Here, we’d also note that the yield curve is not an end-all-be-all indicator, and that slowing growth does not equal a recession. We watch many indicators to develop our outlook and recession odds, and a number of them are still holding up well (e.g., U.S. retail sales data released this week showed that consumer activity remains strong; U.S. corporations don’t seem stretched; the labor market is still robust, etc.). Bottom line: Yield curve inversion is a warning sign of mounting risks, but it doesn’t change our late-cycle macroeconomic outlook at this time. We still think that growth is decelerating to around its trend level, that issues like trade wars will continue to be a headwind, and that volatility is here to stay. But our base case does not call for a recession on the near-term horizon.         

But markets freaked out, didn’t they? Yes, they did. But, here’s the thing: While recessions do tend to follow inversions, the lag between inversion and recession varies quite a bit. Since 1967, the time between inversion and recession has ranged from 9 to 26 months. Not super helpful if we’re going for predictive precision. Recessions aside, it’s also hard to pinpoint when equity markets will actually peak. Again, history shows us that an inversion precedes a market peak, but the time between the two has been anywhere from 2 to 19 months! Lastly, the yield curve didn’t stay inverted for long this time around—by midday Wednesday, the yield on the 10-year had moved back higher than the 2-year. Such a brief inversion may have been an anomaly. We’ll be watching to see if it happens again and sticks.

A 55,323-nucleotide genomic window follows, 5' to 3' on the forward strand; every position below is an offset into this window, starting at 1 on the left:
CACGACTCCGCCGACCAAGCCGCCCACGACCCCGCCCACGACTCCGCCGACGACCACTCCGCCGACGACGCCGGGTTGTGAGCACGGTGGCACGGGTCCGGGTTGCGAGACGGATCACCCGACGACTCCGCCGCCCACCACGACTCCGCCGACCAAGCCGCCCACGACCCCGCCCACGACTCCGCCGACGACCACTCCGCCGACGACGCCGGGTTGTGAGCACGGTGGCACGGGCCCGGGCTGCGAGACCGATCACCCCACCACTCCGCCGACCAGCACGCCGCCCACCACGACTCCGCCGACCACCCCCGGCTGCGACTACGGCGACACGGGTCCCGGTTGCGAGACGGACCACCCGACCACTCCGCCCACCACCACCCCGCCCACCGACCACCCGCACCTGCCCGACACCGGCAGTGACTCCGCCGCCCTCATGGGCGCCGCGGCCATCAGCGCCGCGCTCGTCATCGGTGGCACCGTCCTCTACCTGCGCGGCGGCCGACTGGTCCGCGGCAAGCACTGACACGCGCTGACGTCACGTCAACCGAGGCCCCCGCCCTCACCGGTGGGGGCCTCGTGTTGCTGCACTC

Is it worth staying in the market, given the uncertainty? Is the sky blue? Do fish swim? All year long, we’ve been talking about things like harvesting yield, rotating exposures into higher-quality assets, and seeking out investments with all-weather growth trends to help insulate investment portfolios against volatility. We’ve been bracing for this. While weeks like these can be unnerving, history shows us that volatility is normal, and it’s important to keep your long-term goals and investment plan in mind—and sometimes doing nothing is the best thing to do

In case you missed it

5 things on the trade war

Earlier this week, we held a global call on the big questions facing investors on trade: Does the U.S. Administration want a deal before the election, or is “tough on China” the better political path? Will further escalation spell doom for the cycle? Is the Fed’s decision to cut interest rates enough to offset the uncertainty in markets? You can find all the details here.

All market and economic data as of August 2019 and sourced from Bloomberg and FactSet unless otherwise stated.

We believe the information contained in this material to be reliable but do not warrant its accuracy or completeness. Opinions, estimates, and investment strategies and views expressed in this document constitute our judgment based on current market conditions and are subject to change without notice.